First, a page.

After-School Programs on Agriculture and the Environment

An enterprising educational alternative.


| May/June 1984



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A parent organizes community-sponsored, after-school programs. 


PHOTO: HAROLD MAYO

Despite all that's been said about the current crisis in our public schools, the fact remains that little effective action has yet been taken to correct the situation. A majority of children are still bored, restless, and frustrated—often to the point of violence—and "learning" has come to mean little more than adhering to (loose) discipline and following the school's routine. As a result, the chasm continues to widen between administrators responsible for the education of young people and those parents concerned with the impact of this sort of "learning" experience on their children's futures.

Of course, private and parochial institutions are simply out of the question for many folks, and though home schooling is a viable alternative to public education, some parents just don't have the time or the temperament required to teach their youngsters on a one-to-one basis at home. So, for better or for worse, most of us are stuck with the public school system.

If you're in that situation, why not take affirmative action toward improving your children's education? How? By organizing or taking part in community-sponsored (and staffed) after-school programs, using your local public school's facilities. Here in Tallahassee we've done just that. We call our undertaking the Afterschool Enrichment Program. Our after-hours workshops are proving that a community really can have a positive effect on its schools and, ultimately, on its children's learning (in its true meaning) experiences. Of course, it takes a lot of time, work, and energy to run this sort of program (and once you get it going, not everyone will want to take advantage of it, either). But it can be done, and it can produce a great many rewards at minimum expense.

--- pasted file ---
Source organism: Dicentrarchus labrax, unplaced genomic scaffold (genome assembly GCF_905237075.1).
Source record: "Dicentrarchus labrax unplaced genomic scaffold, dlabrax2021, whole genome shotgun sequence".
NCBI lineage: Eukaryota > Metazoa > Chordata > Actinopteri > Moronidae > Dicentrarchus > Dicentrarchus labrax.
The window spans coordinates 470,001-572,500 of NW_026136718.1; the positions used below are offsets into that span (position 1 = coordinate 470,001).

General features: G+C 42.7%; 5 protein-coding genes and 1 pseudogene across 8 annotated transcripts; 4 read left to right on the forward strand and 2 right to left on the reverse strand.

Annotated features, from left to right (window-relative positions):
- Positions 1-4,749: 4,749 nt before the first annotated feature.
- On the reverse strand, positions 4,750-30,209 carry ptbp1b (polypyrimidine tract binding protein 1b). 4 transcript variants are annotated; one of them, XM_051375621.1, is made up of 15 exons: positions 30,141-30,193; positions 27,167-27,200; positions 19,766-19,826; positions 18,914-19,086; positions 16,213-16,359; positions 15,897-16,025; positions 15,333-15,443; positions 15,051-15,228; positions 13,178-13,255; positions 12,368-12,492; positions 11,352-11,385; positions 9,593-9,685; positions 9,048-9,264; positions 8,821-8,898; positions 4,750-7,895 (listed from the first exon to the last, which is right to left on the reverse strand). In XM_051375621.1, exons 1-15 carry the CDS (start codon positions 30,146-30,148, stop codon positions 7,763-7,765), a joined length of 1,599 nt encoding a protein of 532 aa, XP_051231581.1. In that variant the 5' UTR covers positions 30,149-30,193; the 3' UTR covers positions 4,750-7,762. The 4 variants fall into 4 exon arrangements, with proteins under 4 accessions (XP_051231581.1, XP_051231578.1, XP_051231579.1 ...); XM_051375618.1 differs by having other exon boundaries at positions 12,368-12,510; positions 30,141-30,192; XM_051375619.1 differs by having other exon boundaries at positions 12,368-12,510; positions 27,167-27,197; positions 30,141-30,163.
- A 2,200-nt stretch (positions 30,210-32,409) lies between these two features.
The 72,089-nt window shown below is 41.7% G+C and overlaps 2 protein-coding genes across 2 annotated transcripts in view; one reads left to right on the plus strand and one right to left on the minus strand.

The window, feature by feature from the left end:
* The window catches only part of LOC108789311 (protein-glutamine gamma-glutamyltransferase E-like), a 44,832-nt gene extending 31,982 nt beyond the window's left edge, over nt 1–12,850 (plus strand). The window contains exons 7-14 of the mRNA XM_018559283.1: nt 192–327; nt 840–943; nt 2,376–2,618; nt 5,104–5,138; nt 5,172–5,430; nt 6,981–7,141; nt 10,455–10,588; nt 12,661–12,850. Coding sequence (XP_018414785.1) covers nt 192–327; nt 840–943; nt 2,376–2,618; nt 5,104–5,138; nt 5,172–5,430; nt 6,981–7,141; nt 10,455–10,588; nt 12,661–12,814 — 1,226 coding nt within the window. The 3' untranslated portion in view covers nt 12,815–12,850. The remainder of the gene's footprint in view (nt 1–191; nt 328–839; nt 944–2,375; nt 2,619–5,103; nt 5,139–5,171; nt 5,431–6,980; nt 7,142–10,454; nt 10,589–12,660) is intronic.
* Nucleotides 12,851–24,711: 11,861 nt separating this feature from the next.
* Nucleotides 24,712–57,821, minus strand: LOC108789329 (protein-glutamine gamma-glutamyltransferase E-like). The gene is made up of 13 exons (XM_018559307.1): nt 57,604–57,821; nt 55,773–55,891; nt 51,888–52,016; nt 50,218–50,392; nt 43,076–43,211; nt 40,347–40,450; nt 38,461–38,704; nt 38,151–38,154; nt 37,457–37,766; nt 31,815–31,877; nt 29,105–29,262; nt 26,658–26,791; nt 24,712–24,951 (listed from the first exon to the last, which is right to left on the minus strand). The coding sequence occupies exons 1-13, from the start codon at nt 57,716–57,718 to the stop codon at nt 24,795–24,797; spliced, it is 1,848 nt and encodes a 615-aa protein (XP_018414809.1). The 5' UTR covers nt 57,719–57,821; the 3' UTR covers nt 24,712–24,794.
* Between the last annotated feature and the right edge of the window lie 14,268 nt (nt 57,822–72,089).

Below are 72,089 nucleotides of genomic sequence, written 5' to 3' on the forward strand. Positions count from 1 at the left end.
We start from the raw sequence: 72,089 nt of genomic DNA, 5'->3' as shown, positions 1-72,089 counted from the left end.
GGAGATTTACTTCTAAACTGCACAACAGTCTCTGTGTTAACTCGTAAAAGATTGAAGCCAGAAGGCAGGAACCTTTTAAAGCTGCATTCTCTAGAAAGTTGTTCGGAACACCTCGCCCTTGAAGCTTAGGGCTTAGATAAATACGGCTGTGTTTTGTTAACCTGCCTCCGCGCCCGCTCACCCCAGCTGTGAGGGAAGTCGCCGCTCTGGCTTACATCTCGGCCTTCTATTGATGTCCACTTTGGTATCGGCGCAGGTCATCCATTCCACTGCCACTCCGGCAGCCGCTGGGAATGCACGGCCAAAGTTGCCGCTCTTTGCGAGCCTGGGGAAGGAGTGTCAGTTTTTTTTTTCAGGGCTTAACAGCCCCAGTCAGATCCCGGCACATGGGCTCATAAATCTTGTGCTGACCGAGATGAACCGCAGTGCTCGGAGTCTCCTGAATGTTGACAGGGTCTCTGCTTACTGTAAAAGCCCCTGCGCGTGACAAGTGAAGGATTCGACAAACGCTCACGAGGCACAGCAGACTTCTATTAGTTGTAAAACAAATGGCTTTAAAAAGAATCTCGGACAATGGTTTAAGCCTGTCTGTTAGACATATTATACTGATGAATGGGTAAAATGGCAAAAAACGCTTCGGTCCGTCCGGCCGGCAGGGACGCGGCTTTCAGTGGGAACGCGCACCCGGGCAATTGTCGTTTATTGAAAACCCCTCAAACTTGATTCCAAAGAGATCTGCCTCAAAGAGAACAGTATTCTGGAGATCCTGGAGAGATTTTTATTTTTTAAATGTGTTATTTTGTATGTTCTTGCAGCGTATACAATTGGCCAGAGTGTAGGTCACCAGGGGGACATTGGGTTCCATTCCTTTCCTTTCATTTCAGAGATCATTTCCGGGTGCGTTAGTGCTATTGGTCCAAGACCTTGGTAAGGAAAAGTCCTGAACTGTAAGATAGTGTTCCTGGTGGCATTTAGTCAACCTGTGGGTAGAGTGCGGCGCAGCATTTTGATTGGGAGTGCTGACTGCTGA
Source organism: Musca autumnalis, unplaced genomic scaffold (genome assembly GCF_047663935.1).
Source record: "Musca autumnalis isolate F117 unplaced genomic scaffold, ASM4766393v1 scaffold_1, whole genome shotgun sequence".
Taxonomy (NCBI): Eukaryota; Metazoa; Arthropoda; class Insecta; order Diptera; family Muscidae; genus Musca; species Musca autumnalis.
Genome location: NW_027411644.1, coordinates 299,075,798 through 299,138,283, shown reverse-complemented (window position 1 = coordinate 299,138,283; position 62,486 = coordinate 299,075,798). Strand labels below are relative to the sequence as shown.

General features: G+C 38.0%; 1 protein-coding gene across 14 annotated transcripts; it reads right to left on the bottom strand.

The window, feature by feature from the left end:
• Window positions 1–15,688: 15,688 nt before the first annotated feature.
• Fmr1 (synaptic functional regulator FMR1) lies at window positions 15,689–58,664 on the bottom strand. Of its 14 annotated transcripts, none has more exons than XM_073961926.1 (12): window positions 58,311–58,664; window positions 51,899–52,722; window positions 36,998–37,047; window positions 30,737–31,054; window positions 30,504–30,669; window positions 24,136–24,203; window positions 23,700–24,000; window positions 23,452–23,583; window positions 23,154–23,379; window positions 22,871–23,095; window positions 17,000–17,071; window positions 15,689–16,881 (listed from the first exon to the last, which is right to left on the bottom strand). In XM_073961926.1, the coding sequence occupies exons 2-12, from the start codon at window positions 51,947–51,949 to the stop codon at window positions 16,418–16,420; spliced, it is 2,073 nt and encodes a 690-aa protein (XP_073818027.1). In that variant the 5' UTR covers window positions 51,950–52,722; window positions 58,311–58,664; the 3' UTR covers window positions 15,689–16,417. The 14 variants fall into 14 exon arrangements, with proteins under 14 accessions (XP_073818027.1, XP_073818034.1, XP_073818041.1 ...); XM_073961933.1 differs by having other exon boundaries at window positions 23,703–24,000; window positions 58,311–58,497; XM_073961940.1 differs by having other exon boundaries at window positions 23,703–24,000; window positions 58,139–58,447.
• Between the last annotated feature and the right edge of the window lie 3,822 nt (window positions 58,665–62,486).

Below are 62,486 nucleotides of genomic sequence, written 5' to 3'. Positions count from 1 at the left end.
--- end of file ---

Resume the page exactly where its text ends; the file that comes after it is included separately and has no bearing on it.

To give you some idea of what I'm talking about, here's a brief account of the Afterschool: what it is, how it began, and where it may be headed. If after reading this you'd like to know more about us or to exchange ideas on how you might set up a similar program in your area, feel free to contact me (Harold Mayo, The Afterschool, Astoria Park Elementary School). I'd be happy to consult with you and to send you a descriptive pamphlet we've worked up.

Defining the Terms

Basically, the Afterschool is a sort of mini school. It consists of a series of innovative courses that are taught by local members of the community (artists, businesspersons, college students, musicians, househusbands and -wives with special skills, and so forth). Designed for youngsters in grades K-5 (with plans to reach older children in the future), the program is currently housed in several public primary and elementary schools in the Tallahassee area. Our overall goal is to provide quality activities that will (it's hoped) stimulate new interests, encourage creativity, build self-confidence, and motivate young people to use their after-school time in a positive and wholesome way.

Each Afterschool has its own coordinator (who works closely with the principal of the school in which he or she is located) and its own staff of instructors, some of whom do rove between schools. Everyone is paid a salary in accordance with his or her experience and responsibilities. Curriculum is based on student and parent interests—as well as the availability of a teacher—and covers a wide range of subjects, including oil painting, ceramics, guitar and violin lessons, and German and French as well as other foreign languages. Students can sign up for as many afternoons and courses as scheduling allows, and they pay a set rate of $4.00 a day for most classes. This fee covers supplies (generally donated by area businesses), an hour and a half of instruction, and a snack. (Parents are asked to supply texts and music sheets.) The schools don't demand "rent" for the use of their space, so the overhead is minimal.





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